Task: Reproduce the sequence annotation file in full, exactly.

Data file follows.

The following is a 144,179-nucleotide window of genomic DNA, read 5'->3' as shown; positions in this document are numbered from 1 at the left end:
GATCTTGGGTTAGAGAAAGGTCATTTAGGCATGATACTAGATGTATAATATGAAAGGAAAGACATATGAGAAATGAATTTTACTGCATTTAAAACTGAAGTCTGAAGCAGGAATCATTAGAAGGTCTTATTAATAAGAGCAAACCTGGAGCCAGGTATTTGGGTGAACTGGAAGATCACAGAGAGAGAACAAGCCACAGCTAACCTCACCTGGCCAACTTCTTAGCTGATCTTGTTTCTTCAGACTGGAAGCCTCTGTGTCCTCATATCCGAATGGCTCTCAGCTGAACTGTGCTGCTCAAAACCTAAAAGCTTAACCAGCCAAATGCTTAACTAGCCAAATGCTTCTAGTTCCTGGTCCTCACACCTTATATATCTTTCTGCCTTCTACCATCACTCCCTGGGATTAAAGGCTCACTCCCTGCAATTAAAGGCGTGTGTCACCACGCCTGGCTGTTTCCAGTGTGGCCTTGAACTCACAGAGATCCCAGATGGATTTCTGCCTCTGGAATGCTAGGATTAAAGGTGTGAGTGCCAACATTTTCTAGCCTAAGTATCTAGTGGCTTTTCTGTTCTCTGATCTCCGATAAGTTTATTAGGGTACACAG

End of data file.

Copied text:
The following is a 144,179-nucleotide window of genomic DNA, read 5'->3' as shown; positions in this document are numbered from 1 at the left end:
GATCTTGGGTTAGAGAAAGGTCATTTAGGCATGATACTAGATGTATAATATGAAAGGAAAGACATATGAGAAATGAATTTTACTGCATTTAAAACTGAAGTCTGAAGCAGGAATCATTAGAAGGTCTTATTAATAAGAGCAAACCTGGAGCCAGGTATTTGGGTGAACTGGAAGATCACAGAGAGAGAACAAGCCACAGCTAACCTCACCTGGCCAACTTCTTAGCTGATCTTGTTTCTTCAGACTGGAAGCCTCTGTGTCCTCATATCCGAATGGCTCTCAGCTGAACTGTGCTGCTCAAAACCTAAAAGCTTAACCAGCCAAATGCTTAACTAGCCAAATGCTTCTAGTTCCTGGTCCTCACACCTTATATATCTTTCTGCCTTCTACCATCACTCCCTGGGATTAAAGGCTCACTCCCTGCAATTAAAGGCGTGTGTCACCACGCCTGGCTGTTTCCAGTGTGGCCTTGAACTCACAGAGATCCCAGATGGATTTCTGCCTCTGGAATGCTAGGATTAAAGGTGTGAGTGCCAACATTTTCTAGCCTAAGTATCTAGTGGCTTTTCTGTTCTCTGATCTCCGATAAGTTTATTAGGGTACACAG